Casual interest bloomed a passionate profession for local artist Mark Weber
By JUDY ROYAL
Some people are lucky enough to find their passion early and stick with it for life. Mark Weber is among those fortunate ones. The Wilmington artist began doodling right around the time he became a teenager and received praise from family members for his talent. But by high school, a casual interest had blossomed into a full-fledged career path, thanks to a mentor with a strong background in commercial and fine arts.
“I was lucky enough to be turned on to all these different mediums, from silk screening to just painting and drawing in general,” Weber said
Next for the Erie, PA native, was an associate’s degree in illustration design from the Ivy School of Professional Art in Pittsburgh, and in the early 1980s he went to work on a freelance basis.
“I was always drawn to illustration,” Weber said. “When I was growing up, I loved comic books. Over the years I’ve been leaning more and more toward fine art, too.”
Weekly drawings for the editorial section of the Erie-Times News became a regular and long-running gig for Weber, who during the early years of his career also did some work for ad agencies. By the mid-1990s, he was ready to devote all of his time to being an artist for hire. Marketing himself mainly through postcards, Weber soon caught the attention of big clients such as The New York Times, The Wall Street Journal, Rolling Stone and The Atlantic, all of whom came calling for his illustrations.
Weber’s artwork was still going strong in the early 2000s when he got married and moved to New Jersey, but in 2010 he and his wife decided to move to Wilmington after she found a new job here. While they loved living in Southeastern North Carolina, Weber found his work getting a little stagnant until late 2014, when he discovered Acme Art Studios at 711 N. Fifth Ave.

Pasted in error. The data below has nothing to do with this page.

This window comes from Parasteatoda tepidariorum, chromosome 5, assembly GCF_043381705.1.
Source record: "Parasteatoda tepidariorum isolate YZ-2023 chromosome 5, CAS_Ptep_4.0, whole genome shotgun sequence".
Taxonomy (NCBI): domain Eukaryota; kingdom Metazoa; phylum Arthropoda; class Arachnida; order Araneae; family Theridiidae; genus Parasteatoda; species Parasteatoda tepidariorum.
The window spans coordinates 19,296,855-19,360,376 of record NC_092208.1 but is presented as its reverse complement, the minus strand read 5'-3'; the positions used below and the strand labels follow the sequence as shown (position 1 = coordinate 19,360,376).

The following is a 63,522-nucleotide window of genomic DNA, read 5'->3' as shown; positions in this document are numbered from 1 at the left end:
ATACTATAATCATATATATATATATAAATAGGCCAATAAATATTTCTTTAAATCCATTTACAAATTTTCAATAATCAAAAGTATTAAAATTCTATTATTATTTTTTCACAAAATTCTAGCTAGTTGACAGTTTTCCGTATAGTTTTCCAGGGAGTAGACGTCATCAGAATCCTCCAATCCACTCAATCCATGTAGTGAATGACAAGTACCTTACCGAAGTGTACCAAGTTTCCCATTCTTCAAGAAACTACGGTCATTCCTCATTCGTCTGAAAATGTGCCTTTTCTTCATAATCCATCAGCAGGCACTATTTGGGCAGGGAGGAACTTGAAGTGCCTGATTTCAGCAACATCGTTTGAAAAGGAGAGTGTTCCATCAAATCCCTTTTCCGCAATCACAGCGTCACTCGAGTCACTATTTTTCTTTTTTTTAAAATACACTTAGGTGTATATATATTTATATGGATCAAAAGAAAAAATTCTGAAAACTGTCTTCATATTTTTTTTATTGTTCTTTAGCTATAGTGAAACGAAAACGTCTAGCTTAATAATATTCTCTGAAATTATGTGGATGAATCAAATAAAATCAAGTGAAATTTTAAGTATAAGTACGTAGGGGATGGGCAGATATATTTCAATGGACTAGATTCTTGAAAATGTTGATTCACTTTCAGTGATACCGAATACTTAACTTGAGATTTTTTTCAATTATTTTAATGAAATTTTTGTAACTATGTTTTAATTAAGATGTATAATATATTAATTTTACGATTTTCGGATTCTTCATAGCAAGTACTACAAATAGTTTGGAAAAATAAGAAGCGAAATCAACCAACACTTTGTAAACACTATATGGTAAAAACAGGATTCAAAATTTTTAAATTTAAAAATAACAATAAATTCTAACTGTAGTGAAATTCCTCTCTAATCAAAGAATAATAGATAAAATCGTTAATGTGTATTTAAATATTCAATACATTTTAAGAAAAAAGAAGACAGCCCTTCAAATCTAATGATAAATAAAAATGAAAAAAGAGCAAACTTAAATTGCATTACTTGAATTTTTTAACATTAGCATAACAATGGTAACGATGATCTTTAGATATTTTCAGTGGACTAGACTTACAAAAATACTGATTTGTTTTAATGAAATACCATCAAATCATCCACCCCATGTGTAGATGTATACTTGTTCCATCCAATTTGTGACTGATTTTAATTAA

“I just fell in love with their whole layout and the people,” he said. “I took a studio space and have been renting there ever since. It opened up doors. Acme really did a lot for me, and through Acme I was introduced to No Boundaries, the annual artists colony that takes place on Bald Head Island. It pushed me in another direction, exploring more of the fine arts side, and gave me a chance to see how other artists approached working.”
“Interacting with other artists through opportunities, such as Acme and No Boundaries, is a part of being successful in the industry,” Weber said.
“I knew Wilmington had a good art scene, but I wasn’t meeting people,” he said. “Being an artist can be a very secluded lifestyle when you work at home. You really don’t get out and mix it up with other artists that much.”
After wrapping things up with a major and time-consuming project involving 75 children’s books, Weber is now focusing about half of his time on illustration, including work for local publications and occasional custom comics, and the other half on fine art. He creates in a variety of styles, including ink, watercolor, pencil, acrylics and oils. You can see his work at New Elements Gallery in downtown Wilmington. Weber also posts a daily evening sketch to his Instagram account, @markweberart.
“That’s fun and has led to a lot of people being interested in my work,” he said.
Weber has settled nicely into what he considers a “strong” art scene in the Port City and is taking advantage of opportunities to express as much creativity as possible.
“I really enjoy just painting and doing something that’s not dictated,” he said. “I still get the excitement. It hasn’t gone away. I still get excited about new paper and brushes and ink. It’s just such a part of me. If I don’t paint and I don’t draw, I turn into a bear. I just get cranky.”
In addition to creating, Weber also shares his artistic knowledge with others through classes at the Leland Cultural Arts Center and Cameron Art Museum. His advice to new art students falls in line with the practice-makes-perfect approach.
“I would definitely say submerge yourself in it as much as you can,” Weber said. “Draw every day. Create every day. You’re only going to get better. It’s just going to help you.”
“Meet other artists,” he added. “Get out there. Take chances. Just because you feel comfortable working in pastel doesn’t mean you should forget about watercolor or acrylics or oils. Take chances, definitely.”